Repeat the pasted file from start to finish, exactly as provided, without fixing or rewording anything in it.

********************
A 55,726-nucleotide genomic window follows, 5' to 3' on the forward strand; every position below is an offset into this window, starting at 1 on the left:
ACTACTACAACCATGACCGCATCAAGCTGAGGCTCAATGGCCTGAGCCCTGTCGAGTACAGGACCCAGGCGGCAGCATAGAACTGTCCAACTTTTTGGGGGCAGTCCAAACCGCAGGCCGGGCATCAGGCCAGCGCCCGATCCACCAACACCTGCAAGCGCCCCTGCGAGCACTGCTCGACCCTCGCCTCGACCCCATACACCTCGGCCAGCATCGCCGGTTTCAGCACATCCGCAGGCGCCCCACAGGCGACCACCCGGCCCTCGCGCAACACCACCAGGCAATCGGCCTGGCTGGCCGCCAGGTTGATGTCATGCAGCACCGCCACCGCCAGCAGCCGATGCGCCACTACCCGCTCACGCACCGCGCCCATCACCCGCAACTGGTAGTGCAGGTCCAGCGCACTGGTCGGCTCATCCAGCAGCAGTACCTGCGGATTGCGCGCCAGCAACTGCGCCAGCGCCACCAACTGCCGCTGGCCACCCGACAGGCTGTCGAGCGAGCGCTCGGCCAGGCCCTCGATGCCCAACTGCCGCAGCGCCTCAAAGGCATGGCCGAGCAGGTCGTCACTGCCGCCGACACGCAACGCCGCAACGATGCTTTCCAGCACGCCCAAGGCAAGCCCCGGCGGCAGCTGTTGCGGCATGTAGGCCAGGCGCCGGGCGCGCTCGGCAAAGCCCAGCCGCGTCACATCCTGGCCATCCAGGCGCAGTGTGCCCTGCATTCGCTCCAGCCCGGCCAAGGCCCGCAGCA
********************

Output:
A 55,726-nucleotide genomic window follows, 5' to 3' on the forward strand; every position below is an offset into this window, starting at 1 on the left:
ACTACTACAACCATGACCGCATCAAGCTGAGGCTCAATGGCCTGAGCCCTGTCGAGTACAGGACCCAGGCGGCAGCATAGAACTGTCCAACTTTTTGGGGGCAGTCCAAACCGCAGGCCGGGCATCAGGCCAGCGCCCGATCCACCAACACCTGCAAGCGCCCCTGCGAGCACTGCTCGACCCTCGCCTCGACCCCATACACCTCGGCCAGCATCGCCGGTTTCAGCACATCCGCAGGCGCCCCACAGGCGACCACCCGGCCCTCGCGCAACACCACCAGGCAATCGGCCTGGCTGGCCGCCAGGTTGATGTCATGCAGCACCGCCACCGCCAGCAGCCGATGCGCCACTACCCGCTCACGCACCGCGCCCATCACCCGCAACTGGTAGTGCAGGTCCAGCGCACTGGTCGGCTCATCCAGCAGCAGTACCTGCGGATTGCGCGCCAGCAACTGCGCCAGCGCCACCAACTGCCGCTGGCCACCCGACAGGCTGTCGAGCGAGCGCTCGGCCAGGCCCTCGATGCCCAACTGCCGCAGCGCCTCAAAGGCATGGCCGAGCAGGTCGTCACTGCCGCCGACACGCAACGCCGCAACGATGCTTTCCAGCACGCCCAAGGCAAGCCCCGGCGGCAGCTGTTGCGGCATGTAGGCCAGGCGCCGGGCGCGCTCGGCAAAGCCCAGCCGCGTCACATCCTGGCCATCCAGGCGCAGTGTGCCCTGCATTCGCTCCAGCCCGGCCAAGGCCCGCAGCA